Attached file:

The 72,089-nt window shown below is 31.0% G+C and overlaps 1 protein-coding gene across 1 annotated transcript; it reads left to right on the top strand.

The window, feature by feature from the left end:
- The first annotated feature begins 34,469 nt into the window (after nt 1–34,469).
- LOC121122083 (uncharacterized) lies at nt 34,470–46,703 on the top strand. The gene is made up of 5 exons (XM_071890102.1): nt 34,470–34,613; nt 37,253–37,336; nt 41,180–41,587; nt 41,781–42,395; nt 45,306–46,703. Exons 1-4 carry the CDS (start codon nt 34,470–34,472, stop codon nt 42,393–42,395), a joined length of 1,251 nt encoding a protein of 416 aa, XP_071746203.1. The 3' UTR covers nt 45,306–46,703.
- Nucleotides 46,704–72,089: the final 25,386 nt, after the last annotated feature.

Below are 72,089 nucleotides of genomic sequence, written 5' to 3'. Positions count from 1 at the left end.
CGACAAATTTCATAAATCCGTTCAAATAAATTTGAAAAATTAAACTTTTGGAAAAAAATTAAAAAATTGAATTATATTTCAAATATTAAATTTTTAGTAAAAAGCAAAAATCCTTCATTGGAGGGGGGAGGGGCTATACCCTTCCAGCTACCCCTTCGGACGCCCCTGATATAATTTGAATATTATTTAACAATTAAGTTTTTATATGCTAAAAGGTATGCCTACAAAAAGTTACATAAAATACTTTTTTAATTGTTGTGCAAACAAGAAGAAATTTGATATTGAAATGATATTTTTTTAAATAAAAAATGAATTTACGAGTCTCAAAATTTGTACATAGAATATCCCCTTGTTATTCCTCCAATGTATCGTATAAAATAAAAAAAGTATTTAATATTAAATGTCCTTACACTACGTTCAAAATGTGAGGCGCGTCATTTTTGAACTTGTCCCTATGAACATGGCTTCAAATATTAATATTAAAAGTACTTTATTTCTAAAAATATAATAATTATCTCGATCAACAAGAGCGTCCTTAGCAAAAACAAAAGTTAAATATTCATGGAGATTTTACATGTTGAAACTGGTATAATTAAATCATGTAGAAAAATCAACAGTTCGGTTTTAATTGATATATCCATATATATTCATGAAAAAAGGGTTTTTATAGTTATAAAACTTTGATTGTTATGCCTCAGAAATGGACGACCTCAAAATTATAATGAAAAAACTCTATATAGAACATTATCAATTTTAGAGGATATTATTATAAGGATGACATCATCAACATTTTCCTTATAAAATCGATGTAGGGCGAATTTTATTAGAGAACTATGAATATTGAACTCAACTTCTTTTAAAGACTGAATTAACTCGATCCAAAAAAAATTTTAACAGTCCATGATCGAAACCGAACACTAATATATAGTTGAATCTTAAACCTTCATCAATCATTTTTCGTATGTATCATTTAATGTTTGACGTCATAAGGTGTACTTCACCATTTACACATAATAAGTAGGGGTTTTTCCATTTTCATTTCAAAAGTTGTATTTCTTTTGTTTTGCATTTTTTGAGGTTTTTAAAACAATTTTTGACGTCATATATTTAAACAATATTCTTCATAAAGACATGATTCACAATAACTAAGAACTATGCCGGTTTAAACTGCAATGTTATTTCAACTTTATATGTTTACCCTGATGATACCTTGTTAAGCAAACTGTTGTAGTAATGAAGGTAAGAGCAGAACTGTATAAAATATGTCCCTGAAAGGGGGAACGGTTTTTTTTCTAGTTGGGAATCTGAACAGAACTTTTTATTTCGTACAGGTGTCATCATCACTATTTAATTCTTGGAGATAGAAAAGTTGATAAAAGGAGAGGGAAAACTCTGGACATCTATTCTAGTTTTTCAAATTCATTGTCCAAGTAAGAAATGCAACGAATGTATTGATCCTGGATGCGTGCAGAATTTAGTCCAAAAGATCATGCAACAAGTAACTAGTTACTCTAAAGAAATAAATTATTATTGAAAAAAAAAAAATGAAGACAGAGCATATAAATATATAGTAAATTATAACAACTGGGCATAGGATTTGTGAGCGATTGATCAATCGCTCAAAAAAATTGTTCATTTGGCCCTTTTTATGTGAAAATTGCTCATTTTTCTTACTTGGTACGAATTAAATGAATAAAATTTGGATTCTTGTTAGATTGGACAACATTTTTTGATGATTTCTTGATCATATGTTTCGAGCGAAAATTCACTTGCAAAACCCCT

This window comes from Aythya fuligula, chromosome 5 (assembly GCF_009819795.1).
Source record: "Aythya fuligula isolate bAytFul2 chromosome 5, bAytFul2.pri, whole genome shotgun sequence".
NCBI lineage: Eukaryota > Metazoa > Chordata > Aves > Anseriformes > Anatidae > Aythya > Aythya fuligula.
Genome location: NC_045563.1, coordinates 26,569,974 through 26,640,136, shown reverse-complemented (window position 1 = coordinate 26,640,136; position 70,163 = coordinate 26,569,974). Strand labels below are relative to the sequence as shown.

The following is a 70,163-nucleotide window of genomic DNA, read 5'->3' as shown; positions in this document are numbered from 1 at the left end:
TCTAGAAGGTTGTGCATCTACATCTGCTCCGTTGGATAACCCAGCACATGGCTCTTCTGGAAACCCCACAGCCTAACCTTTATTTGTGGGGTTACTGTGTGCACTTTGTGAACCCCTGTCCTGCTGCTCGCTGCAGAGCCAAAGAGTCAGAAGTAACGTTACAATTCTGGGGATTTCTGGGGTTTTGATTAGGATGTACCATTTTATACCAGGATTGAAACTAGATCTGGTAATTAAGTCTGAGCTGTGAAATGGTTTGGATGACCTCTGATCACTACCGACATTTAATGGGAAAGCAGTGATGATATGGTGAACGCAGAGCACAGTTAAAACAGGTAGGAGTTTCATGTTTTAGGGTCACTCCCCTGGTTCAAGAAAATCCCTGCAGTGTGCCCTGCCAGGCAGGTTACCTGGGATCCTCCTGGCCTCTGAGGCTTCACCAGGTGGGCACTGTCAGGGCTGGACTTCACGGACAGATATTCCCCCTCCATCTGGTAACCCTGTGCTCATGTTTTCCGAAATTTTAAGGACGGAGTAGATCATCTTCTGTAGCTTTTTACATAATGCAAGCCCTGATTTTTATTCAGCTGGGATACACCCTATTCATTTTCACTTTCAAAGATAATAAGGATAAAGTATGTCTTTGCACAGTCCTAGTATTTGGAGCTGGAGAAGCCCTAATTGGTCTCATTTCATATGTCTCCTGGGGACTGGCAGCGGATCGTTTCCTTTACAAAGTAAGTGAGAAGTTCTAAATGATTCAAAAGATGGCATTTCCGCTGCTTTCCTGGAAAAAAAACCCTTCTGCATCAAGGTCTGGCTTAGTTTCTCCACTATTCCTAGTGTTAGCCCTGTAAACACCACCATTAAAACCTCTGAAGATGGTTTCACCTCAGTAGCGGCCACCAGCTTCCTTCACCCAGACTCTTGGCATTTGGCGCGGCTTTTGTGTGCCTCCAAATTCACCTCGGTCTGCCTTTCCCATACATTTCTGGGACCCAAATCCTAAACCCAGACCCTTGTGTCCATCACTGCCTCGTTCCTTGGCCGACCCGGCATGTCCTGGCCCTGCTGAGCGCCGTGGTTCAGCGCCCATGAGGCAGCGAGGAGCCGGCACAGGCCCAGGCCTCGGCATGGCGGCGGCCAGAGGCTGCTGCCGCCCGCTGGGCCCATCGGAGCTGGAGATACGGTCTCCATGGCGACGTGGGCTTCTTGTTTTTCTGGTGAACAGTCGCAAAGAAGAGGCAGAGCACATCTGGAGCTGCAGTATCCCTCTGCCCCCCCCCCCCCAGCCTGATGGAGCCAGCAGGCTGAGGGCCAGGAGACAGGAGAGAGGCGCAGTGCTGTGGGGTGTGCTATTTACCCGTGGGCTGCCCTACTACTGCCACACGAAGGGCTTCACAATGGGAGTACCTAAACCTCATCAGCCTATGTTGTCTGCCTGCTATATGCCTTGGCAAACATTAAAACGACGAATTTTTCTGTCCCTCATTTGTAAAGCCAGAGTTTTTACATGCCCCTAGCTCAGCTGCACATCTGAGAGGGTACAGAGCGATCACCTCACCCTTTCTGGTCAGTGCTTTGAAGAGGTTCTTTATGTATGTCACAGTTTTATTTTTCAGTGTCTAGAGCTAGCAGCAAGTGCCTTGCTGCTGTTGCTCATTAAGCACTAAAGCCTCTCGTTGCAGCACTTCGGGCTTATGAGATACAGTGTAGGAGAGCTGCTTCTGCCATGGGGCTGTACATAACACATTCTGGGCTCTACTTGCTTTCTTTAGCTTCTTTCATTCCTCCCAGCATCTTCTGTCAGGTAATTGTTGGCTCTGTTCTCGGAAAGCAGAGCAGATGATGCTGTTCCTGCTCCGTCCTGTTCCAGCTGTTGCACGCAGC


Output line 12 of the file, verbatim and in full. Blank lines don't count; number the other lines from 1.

The following is a 70,163-nucleotide window of genomic DNA, read 5'->3' as shown; positions in this document are numbered from 1 at the left end: